Tour Manager Recruitment
Each year we look to supplement our stable of veteran tour managers by adding the best and brightest of newcomers to the mix. This process begins in the fall, when we begin to receive online applications. Sometimes we post job announcements at universities’ career offices, but most of our applicants come to us through referrals, online searches or word of mouth from interested candidates who see our tour managers in action on the road.
Last fall we had 90 applicants for the role and after sifting through their qualifications, held either in person or Skype-based interviews with 38 of them. Interviews are conducted by members of our Tour Manager Office in London as well as current tour managers who have recently lived and breathed the ACIS tour experience.
Dana Ptacinsky, Director of our Tour Manager Office, describes the key criteria we seek: “We receive applications from extremely well-prepared and educated individuals who have an extensive academic background. But between their application and their interview, it’s fairly easy to spot whether they are able to covey this wealth of information. Are they engaging enough? Do I switch off listening to them or do I hang on their every word? Someone can tell you their favourite place in the world is the Louvre. We want to know why and we don’t take `because it’s amazing’ as an answer. Students will always ask WHY. A trip is a long series of WHY’s after all!”
New Tour Manager Training
Once the interview process wrapped up in late December, we invited 21 finalists to attend our training program in February. ACIS’ training regimen is a two-day course facilitated by expert tour managers and staff from both our London and Boston offices. The weekend is a mixture of large group seminars, small group sessions, one-on-one talks and active participation from trainees who are put through their paces in delivering sample historical background and road commentary. Imagine trying to put your own unique spin on the French Revolution or Pompeii to a group of veteran tour managers who have been there, done that!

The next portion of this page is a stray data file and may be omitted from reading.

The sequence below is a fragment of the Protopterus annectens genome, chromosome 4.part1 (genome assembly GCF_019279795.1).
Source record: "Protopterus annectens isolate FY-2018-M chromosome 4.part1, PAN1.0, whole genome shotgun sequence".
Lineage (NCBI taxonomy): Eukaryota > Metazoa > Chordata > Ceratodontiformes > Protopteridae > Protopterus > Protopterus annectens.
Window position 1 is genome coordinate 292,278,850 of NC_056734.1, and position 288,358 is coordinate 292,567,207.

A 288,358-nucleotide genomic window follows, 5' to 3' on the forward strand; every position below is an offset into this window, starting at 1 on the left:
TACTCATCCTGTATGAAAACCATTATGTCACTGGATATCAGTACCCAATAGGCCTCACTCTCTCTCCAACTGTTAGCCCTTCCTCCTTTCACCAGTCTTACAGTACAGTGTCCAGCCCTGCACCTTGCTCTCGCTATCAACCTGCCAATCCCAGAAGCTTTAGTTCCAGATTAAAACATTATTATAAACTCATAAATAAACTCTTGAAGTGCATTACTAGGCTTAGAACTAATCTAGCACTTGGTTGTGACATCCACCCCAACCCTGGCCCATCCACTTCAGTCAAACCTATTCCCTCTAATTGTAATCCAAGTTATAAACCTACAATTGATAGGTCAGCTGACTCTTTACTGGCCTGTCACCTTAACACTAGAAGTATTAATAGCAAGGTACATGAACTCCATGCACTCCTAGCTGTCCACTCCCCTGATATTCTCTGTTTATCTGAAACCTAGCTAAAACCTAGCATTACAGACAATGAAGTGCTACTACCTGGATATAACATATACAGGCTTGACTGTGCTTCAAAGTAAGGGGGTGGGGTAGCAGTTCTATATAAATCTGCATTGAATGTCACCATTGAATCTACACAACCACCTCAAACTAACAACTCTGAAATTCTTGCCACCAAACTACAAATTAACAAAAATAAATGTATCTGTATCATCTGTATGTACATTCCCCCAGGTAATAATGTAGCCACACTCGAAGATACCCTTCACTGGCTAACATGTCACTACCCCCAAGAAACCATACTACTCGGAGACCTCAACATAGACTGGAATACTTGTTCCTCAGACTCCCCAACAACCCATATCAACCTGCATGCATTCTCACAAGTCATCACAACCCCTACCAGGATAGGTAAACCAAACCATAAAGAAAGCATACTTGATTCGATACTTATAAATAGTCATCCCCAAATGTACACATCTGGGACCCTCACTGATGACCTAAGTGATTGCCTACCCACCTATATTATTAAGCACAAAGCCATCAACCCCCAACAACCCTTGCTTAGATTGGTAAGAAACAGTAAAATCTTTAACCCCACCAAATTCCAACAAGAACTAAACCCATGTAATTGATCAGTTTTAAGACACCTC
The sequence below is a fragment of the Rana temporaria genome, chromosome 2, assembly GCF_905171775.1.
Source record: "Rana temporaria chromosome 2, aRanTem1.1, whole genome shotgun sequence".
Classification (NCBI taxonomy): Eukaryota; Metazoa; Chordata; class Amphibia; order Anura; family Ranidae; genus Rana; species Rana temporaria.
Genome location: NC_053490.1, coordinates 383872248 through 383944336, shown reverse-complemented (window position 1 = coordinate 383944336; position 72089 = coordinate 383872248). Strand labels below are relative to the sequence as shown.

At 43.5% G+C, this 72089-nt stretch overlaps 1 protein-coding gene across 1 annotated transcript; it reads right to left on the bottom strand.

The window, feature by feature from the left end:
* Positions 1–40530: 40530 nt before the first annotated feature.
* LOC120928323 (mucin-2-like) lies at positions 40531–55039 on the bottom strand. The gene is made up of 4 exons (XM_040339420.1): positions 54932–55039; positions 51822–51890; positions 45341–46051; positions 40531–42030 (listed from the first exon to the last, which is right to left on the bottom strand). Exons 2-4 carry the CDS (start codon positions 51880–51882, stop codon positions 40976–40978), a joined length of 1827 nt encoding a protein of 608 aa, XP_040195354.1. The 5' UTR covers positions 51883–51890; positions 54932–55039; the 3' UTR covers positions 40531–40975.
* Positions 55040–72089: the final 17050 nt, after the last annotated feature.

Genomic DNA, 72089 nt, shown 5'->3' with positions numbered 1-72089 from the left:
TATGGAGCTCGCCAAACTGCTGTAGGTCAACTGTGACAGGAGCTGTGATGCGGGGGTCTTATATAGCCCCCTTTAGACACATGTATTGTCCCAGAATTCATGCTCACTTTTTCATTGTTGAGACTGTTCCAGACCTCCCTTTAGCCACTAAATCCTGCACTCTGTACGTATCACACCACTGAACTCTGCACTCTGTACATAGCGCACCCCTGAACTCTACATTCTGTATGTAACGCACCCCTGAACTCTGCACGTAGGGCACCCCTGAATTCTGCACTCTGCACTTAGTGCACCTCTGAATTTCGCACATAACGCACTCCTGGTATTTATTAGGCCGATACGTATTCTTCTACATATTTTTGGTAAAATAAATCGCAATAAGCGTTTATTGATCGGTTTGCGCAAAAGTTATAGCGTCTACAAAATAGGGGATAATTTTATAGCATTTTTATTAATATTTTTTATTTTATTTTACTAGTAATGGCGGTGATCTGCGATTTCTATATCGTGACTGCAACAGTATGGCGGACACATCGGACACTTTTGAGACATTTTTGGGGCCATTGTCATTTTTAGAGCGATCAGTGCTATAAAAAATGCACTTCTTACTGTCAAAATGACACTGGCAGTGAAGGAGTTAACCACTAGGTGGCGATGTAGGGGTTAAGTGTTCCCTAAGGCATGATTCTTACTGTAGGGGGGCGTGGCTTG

There’s no arguing, though, that the formula works. At the end of the weekend, 15 of the 21 candidates were deemed ready to be assigned to trips in the spring and summer. That means that only 16% of the original applicants make it through our screening process and get to take stewardship over a group. This selectivity and training process resulted in our 2014 first-time tour managers receiving satisfaction ratings of 3.82 (on a 4 point scale), essentially equal with the 3.84 rating for all of tour managers so far this year.
While our newest tour managers receive the bulk of our training in a given year, we also provide multiple professional development opportunities for our veterans. We have a dedicated tour manager website which contains a wealth of information about company policies, the latest destination information, etc. Tour managers also have access to comprehensive briefings any time that they are venturing out to a destination they may not have visited in a while. We also make a point to mix new and veteran tour managers on assignments such as a Global Conference or on a multi-bus group. This is a great way for newer tour managers to learn first-hand from the pros, but also for the longstanding tour managers to see new perspectives on how to engage students with familiar material.
Finally, our annual Tour Manager Meeting held in London each December is probably the best forum for tour managers to brainstorm, network and both gather and provide feedback on how we can make the next year’s tours even better.
As you can see, it’s no accident that our tour managers regularly receive rave reviews. The goal is to make a tour manager’s job appear effortless as they guide your group through centuries of history while also knowing the perfect suggestion for where to buy a gelato or a pair of boots. Every time we receive comments such as “James was a fabbity fab tour manager” from a gushing student (or teacher!), we feel justified that our investment in recruitment and training has paid off.